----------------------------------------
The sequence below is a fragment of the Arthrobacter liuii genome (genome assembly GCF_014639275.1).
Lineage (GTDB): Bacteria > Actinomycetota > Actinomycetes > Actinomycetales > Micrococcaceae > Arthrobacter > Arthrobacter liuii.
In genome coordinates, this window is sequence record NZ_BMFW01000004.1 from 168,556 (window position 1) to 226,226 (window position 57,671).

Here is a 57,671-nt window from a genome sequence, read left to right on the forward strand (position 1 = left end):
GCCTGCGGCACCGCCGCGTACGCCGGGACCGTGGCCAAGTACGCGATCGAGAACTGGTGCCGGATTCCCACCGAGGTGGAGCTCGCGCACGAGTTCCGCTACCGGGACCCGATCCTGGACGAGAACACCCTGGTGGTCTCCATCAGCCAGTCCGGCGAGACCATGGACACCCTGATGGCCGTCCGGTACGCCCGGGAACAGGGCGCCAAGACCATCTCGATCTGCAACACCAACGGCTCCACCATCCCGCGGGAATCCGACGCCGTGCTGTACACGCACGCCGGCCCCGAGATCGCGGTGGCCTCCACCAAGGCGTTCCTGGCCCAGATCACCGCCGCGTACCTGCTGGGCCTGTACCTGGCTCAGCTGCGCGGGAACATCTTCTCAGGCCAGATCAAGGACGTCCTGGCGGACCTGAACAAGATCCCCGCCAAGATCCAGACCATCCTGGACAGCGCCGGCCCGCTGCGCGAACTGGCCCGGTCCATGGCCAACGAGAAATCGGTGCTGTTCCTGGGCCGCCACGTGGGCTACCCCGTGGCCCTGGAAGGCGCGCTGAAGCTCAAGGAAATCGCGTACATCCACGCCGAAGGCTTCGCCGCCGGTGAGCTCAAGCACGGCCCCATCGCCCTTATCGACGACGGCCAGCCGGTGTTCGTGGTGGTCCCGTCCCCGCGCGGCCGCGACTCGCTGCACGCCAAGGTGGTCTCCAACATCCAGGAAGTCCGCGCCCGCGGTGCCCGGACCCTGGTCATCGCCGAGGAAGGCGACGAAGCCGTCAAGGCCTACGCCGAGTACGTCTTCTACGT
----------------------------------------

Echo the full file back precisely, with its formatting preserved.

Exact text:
The sequence below is a fragment of the Arthrobacter liuii genome (genome assembly GCF_014639275.1).
Lineage (GTDB): Bacteria > Actinomycetota > Actinomycetes > Actinomycetales > Micrococcaceae > Arthrobacter > Arthrobacter liuii.
In genome coordinates, this window is sequence record NZ_BMFW01000004.1 from 168,556 (window position 1) to 226,226 (window position 57,671).

Here is a 57,671-nt window from a genome sequence, read left to right on the forward strand (position 1 = left end):
GCCTGCGGCACCGCCGCGTACGCCGGGACCGTGGCCAAGTACGCGATCGAGAACTGGTGCCGGATTCCCACCGAGGTGGAGCTCGCGCACGAGTTCCGCTACCGGGACCCGATCCTGGACGAGAACACCCTGGTGGTCTCCATCAGCCAGTCCGGCGAGACCATGGACACCCTGATGGCCGTCCGGTACGCCCGGGAACAGGGCGCCAAGACCATCTCGATCTGCAACACCAACGGCTCCACCATCCCGCGGGAATCCGACGCCGTGCTGTACACGCACGCCGGCCCCGAGATCGCGGTGGCCTCCACCAAGGCGTTCCTGGCCCAGATCACCGCCGCGTACCTGCTGGGCCTGTACCTGGCTCAGCTGCGCGGGAACATCTTCTCAGGCCAGATCAAGGACGTCCTGGCGGACCTGAACAAGATCCCCGCCAAGATCCAGACCATCCTGGACAGCGCCGGCCCGCTGCGCGAACTGGCCCGGTCCATGGCCAACGAGAAATCGGTGCTGTTCCTGGGCCGCCACGTGGGCTACCCCGTGGCCCTGGAAGGCGCGCTGAAGCTCAAGGAAATCGCGTACATCCACGCCGAAGGCTTCGCCGCCGGTGAGCTCAAGCACGGCCCCATCGCCCTTATCGACGACGGCCAGCCGGTGTTCGTGGTGGTCCCGTCCCCGCGCGGCCGCGACTCGCTGCACGCCAAGGTGGTCTCCAACATCCAGGAAGTCCGCGCCCGCGGTGCCCGGACCCTGGTCATCGCCGAGGAAGGCGACGAAGCCGTCAAGGCCTACGCCGAGTACGTCTTCTACGT